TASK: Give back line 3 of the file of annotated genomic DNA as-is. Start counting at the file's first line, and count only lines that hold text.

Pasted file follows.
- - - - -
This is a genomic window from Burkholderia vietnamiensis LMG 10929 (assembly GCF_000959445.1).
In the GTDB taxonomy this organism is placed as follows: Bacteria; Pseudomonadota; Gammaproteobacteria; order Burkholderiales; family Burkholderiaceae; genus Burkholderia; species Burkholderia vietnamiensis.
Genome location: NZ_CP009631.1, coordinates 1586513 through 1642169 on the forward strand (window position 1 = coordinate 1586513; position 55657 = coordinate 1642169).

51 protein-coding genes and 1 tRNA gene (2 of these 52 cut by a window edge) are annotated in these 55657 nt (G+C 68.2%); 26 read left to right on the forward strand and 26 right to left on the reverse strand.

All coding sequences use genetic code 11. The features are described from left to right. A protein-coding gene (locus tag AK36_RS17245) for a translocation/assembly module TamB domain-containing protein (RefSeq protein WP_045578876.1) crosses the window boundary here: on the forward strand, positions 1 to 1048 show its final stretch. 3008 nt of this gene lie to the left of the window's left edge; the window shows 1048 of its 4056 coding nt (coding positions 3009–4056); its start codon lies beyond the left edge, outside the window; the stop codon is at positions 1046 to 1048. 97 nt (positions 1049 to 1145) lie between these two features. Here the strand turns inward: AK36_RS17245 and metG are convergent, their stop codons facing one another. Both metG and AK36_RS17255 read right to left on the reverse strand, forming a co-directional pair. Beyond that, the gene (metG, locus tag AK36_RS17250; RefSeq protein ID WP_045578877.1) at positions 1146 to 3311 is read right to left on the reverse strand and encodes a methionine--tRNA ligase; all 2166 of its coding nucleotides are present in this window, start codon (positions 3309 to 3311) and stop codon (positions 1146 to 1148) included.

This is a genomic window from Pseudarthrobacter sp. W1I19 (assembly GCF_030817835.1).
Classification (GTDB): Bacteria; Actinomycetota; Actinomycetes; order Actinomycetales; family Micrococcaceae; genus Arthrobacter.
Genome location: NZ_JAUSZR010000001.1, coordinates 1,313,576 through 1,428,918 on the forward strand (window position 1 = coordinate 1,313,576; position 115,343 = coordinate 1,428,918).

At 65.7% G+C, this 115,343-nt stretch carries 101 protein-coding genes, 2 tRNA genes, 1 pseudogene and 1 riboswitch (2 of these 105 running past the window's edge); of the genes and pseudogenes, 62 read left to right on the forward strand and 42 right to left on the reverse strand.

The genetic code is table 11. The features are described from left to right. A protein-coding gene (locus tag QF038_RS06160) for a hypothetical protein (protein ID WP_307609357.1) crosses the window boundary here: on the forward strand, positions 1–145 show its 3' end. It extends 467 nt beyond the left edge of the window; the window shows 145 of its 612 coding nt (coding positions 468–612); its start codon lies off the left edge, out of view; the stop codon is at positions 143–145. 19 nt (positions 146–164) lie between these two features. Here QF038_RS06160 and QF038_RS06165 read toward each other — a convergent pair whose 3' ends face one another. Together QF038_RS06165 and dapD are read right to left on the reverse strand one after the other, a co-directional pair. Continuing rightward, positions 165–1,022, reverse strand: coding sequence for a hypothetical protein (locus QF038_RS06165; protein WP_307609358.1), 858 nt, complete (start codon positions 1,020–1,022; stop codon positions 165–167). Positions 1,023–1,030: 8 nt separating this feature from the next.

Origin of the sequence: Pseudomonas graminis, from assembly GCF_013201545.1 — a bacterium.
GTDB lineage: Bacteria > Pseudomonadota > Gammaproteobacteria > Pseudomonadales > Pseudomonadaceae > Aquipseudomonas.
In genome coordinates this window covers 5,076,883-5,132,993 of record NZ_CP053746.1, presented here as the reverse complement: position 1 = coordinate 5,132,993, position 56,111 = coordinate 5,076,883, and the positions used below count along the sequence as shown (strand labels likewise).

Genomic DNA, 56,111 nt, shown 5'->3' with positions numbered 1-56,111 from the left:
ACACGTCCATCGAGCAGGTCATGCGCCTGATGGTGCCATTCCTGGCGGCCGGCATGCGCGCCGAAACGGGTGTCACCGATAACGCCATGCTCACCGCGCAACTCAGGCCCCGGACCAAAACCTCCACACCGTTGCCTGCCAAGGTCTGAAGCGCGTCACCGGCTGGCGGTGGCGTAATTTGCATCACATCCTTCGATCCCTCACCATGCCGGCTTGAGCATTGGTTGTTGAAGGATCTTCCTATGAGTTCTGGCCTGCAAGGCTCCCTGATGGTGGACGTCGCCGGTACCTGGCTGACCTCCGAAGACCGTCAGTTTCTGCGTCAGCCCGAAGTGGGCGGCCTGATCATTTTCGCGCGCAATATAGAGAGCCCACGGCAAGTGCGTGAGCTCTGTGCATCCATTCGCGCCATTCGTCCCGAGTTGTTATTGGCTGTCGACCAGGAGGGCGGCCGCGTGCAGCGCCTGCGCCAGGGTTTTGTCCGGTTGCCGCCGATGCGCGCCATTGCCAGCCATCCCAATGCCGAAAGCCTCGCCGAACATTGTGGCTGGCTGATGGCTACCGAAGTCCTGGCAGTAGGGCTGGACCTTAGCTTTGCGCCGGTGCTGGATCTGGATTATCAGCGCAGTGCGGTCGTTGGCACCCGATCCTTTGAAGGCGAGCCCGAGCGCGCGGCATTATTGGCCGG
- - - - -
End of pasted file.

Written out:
Genome location: NZ_CP009631.1, coordinates 1586513 through 1642169 on the forward strand (window position 1 = coordinate 1586513; position 55657 = coordinate 1642169).